I never dreamed at that time that the tv cabinet would go out of style so quickly. A few years and a couple of moves later, we had acquired one of those huge, newfangled, wall-mounted, flat screen, plasma televisions. What would I do with my tv cabinet? It was expensive when I bought it and it matched the rest of my furniture, so you can bet your boots I was not going to give it up without a fight. So I used it to store (depending on the house and the need) linens, games, sewing stuff, or the kid's video gaming equipment. I had seen in a magazine that someone had converted theirs into a home office and I seriously considered installing some of those metal drawer glides to make mine work like that. But I knew there wouldn't be enough leg room for my tall DH to really use it. So it remained a storage cabinet until very recently.
I finally came upon the perfect use for my old tv cabinet when we moved into our current (and, hopefully our last) residence. There is not enough closet space in our tiny home; in fact, there is no closet at all in our bedroom. So I went to the hardware store to figure out a way to put a closet rod in my tv cabinet. Someone else must have had the same brilliant idea, because I found a telescoping rod with brackets soldered to each end - perfect for installing in a cabinet. Once installed, I had the ideal place to store my hanging clothes. My dresses remain in the back of my son's closet; I don't wear them every day so it is not inconvenient at all. And since the new wardrobe matches the dining furniture so well, I left it right where it was and it blends in perfectly.
Here is how you can convert your tv cabinet into storage for your hanging clothes:
1. Get yourself a tv cabinet. Measure to see if it is deep enough to hang clothes in. Make sure the side walls are sturdy enough to screw your rod into. If not, see if there is a sturdy place to install a 1"x4" support on both sides.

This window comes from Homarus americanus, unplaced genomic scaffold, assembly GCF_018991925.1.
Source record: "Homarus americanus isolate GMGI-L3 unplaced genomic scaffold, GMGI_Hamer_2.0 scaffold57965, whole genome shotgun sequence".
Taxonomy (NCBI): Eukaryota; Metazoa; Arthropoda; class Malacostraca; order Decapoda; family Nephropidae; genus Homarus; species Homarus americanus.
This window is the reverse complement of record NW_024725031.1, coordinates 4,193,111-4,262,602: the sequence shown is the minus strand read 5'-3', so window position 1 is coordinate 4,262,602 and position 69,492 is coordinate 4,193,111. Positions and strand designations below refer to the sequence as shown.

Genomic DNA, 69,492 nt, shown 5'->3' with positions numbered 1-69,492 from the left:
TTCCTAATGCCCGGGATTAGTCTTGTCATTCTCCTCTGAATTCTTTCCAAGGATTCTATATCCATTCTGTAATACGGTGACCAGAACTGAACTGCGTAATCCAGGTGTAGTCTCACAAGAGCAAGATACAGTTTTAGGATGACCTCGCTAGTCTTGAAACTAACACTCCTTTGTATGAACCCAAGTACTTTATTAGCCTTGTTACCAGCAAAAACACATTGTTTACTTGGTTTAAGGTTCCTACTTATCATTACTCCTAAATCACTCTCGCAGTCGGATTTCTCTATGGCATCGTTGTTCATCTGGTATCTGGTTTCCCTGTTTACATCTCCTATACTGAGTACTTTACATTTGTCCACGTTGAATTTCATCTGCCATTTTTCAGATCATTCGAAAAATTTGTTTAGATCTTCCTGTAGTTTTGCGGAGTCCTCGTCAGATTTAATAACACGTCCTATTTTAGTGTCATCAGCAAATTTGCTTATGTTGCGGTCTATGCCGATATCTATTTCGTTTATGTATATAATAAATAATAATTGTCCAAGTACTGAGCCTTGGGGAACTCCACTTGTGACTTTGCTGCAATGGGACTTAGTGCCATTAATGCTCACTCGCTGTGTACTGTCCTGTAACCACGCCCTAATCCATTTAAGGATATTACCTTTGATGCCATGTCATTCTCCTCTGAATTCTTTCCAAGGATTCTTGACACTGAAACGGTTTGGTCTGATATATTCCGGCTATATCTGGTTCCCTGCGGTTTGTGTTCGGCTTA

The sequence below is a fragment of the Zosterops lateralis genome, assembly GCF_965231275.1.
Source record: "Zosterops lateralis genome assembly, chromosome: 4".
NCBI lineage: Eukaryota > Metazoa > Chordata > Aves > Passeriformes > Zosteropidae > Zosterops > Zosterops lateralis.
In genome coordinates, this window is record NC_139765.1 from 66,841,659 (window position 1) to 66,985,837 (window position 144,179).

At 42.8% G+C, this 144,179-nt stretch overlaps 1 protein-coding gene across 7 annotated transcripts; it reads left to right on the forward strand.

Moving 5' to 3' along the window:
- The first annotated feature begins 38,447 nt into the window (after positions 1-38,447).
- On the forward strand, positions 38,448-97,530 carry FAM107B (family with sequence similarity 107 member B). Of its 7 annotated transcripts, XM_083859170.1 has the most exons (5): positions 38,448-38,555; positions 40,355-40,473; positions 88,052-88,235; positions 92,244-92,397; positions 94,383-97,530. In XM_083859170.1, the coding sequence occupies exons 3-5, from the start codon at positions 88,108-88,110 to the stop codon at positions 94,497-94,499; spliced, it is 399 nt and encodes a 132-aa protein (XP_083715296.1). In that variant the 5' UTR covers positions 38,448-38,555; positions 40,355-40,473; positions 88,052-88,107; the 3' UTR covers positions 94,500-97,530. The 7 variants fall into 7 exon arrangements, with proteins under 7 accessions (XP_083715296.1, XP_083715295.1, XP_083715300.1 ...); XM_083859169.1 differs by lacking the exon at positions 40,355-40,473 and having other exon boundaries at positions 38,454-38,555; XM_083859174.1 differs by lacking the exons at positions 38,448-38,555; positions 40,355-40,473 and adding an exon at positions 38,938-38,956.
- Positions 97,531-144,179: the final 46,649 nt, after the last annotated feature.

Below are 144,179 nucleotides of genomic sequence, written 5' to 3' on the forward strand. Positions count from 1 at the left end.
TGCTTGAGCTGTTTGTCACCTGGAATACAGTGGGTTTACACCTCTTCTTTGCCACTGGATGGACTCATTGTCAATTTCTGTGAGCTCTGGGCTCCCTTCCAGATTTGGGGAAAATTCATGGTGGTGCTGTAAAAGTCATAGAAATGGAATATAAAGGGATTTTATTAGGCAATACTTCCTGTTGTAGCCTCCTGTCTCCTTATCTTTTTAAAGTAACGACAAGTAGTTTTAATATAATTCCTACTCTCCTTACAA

2. Remove existing shelving. In my case, I used an allen wrench (that
L-shaped, hexagon piece that comes with assemble-yourself furniture).
3. Paint it or refinish it if necessary.
4. Place it in it's final spot because it is probably pretty heavy and the following steps are not too messy.
5. If your cabinet has a built in power strip, plug it in now. It will be too heavy to move after you hang your clothes. It will be handy to use if you install a light or if you want to put a decorative lamp on top of the cabinet.
6. Install an inexpensive light with a switch that is designed for under a cabinet. A battery operated push light will work, too.
7. Purchase a hanging rod long enough for your cabinet. In my case, I found one at Menard's for $7 that telescoped and had end pieces attached and screws included. Mark where you want the screws to go; make sure the doors will still open and close.
8. Using a small drill bit, pre-drill holes for the screws. To avoid drilling too far and going through the cabinet, mark the depth on your drill bit with a piece of tape which can be removed when you finish the project.
9. Install the hanging rod using the screws that came with the kit. Check to make sure the rod is secure before you hang your clothes.
10. Send me a pic of your project. I'd love to see it!